Monday, July 18, 2005

july 11-18 issue, denby and i share a 'war of the worlds' moment


Denby's review of War of the Worlds (Spielberg, 2005) isn't bad. He's wrong about the visual effects of the film, the ferry overturning did NOT "make the special effects in Titanic look insubstantial and obvious" (p.102). Rather, they caused much laughter, at least at the theater I was in. But he's right about the fact that it is more of a horror film, with an individual psychological drama at the center, than sci-fi. And he's right that there are "no experts" and that this sets the desparate, hysterical, aimless tone of the film. Actually, this was my favorite thing about the movie - no team, no uniforms, no plan.

But I'm not a big sci-fi fan, despite this summer's theatergoing. However, I do like the genre when it addresses social and political issues by projecting them on a specific and unique technological, biological or otherwise "scientific" threat. That is, when the sci-fi creature means something to a collective, not just Tom Cruise. My favorite sci-fi films are as follows:

The Day the Earth Stood Still (Robert Wise, 1951)
K-PAX (Ian Softley, 2001)
Alien 3 (David Fincher, 1992)

Yes, I only like 3 sci-fi films. If you have any further recommendations, let me know . . . note that all three of these films create a strong identification between the audiance and the rather heroic alien creature. I guess I like that.

In other news, I replaced the flat tube on my bicycle, and spent some time at the Yough Trail this weekend, a local rails to trails bike trail south of Pittsburgh. The flowers aren't great this year, because of the dryness, I think.

And I watched another Robert Wise film, I Want to Live! (1958) Yes, the exclamation point is in the film title . . . that's just one of the things that makes this a great film. Based on the true story of convicted murderer Barbara Graham.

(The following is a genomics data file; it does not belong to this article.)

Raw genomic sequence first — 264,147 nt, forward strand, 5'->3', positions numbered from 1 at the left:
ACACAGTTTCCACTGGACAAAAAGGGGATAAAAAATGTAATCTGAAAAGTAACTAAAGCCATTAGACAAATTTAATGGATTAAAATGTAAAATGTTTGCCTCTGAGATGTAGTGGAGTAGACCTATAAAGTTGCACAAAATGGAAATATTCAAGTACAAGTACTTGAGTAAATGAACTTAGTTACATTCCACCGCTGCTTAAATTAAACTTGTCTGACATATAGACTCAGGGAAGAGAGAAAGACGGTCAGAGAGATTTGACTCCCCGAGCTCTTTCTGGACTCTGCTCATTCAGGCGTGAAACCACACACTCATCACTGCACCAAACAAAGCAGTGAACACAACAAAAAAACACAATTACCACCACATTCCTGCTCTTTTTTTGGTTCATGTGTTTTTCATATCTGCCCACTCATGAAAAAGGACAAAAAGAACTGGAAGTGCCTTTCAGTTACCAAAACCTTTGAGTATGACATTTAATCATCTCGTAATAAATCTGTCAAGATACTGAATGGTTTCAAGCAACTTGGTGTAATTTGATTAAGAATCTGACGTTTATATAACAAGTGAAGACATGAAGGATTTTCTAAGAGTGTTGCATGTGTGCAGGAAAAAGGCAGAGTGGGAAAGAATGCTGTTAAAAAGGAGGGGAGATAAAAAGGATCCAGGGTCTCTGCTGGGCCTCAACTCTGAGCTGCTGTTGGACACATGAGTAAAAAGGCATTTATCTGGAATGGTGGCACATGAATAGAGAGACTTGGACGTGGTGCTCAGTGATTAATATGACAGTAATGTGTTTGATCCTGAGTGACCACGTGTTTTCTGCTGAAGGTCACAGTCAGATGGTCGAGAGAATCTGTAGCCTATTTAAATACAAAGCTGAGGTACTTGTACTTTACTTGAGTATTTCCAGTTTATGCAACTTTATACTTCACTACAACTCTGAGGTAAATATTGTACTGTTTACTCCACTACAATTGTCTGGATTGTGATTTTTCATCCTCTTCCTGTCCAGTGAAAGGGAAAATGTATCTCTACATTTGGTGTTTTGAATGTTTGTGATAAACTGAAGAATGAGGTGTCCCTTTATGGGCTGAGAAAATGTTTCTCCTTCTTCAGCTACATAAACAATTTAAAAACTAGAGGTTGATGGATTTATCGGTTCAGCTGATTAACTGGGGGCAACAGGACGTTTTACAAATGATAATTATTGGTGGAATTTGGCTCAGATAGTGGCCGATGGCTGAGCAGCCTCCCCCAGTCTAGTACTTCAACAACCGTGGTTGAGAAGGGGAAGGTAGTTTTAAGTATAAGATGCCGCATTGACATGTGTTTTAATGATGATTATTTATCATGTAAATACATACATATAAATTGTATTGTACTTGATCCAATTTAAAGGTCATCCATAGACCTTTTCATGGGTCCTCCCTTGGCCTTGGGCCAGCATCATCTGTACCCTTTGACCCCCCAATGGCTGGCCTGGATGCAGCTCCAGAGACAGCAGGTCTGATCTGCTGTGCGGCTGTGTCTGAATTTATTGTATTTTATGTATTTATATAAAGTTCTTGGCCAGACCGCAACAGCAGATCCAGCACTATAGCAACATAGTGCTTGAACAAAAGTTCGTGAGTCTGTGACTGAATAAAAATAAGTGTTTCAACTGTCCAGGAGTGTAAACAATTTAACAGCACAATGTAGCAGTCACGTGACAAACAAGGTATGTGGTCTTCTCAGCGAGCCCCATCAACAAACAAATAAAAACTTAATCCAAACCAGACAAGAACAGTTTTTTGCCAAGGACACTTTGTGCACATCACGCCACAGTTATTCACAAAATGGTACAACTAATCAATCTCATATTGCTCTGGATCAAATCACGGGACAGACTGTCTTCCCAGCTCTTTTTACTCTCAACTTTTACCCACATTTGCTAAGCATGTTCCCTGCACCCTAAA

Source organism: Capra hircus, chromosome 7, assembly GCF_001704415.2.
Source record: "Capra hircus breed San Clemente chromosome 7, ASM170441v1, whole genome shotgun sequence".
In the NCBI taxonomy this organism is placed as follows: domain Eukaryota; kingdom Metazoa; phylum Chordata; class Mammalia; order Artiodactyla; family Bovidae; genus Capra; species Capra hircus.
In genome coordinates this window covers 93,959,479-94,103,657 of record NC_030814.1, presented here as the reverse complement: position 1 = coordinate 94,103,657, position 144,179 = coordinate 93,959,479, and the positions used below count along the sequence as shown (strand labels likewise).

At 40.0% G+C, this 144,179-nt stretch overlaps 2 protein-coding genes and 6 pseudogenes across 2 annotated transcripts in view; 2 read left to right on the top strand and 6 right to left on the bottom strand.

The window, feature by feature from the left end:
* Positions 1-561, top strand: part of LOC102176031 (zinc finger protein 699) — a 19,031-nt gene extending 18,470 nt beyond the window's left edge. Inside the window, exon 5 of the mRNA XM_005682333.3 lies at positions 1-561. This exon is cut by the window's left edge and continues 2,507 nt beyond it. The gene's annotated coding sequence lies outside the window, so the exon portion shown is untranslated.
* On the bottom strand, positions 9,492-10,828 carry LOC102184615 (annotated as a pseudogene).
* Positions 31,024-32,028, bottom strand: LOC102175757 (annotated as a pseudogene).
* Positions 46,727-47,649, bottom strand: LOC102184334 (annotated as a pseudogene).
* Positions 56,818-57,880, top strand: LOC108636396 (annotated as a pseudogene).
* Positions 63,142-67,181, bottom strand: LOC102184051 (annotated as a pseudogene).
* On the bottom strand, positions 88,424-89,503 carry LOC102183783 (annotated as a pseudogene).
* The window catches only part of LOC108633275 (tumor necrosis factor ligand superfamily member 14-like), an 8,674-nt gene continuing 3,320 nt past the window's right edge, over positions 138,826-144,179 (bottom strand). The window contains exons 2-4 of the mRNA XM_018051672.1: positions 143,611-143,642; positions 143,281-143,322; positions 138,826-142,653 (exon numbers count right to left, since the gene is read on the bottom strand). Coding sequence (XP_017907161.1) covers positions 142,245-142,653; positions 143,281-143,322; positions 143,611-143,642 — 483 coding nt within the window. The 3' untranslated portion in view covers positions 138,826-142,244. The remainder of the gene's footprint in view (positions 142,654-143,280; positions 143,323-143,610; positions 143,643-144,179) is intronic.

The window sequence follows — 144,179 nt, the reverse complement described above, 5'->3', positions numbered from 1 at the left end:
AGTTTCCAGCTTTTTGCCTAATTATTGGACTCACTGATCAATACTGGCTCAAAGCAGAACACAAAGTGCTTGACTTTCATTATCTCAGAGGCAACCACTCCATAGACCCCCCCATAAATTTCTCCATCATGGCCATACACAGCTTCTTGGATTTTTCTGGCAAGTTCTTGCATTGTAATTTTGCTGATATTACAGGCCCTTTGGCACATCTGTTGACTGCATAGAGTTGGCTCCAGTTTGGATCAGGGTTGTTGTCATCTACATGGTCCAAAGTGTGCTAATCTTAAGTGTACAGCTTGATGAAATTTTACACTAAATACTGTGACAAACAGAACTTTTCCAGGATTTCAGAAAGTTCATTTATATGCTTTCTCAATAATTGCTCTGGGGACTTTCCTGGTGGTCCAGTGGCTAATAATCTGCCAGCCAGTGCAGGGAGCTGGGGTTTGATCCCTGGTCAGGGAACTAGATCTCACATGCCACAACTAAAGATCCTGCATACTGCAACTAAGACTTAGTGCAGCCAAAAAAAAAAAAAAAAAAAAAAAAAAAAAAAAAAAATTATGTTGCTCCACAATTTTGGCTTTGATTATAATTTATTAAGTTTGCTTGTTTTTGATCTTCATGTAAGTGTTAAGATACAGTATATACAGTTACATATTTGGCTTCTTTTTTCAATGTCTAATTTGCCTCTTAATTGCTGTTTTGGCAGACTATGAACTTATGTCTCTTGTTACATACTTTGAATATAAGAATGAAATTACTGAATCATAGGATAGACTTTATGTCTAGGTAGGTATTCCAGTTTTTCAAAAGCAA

Final words on War of the Worlds - Painful, punishing . . . It's like going on a long, disasterous trip from NY to Boston, in a minivan, with your family. Which may, after all, be a political issue.

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2 Comments:

Blogger AntToeKnee said...

War of the Worlds is a story which cannot be 're-imagined' for contempary cinema. The original story is very much of it's time. You can create new Earth invasions films, but you can't retain the essence which makes that story H.G Wells War of the Worlds. But why bother? Why not make the original story in all its CGI 18th century Victorian England glory? And if it was set to the music of Jeff Wayne....

8:09 AM  
Blogger zp said...

This comment walks a fine line between interesting and self-promotion. But the idea of Victorian film is one of my favorites. Film is and so easily can be Victorian in so many not-boring-old costume drama ways . . .

4:24 PM  

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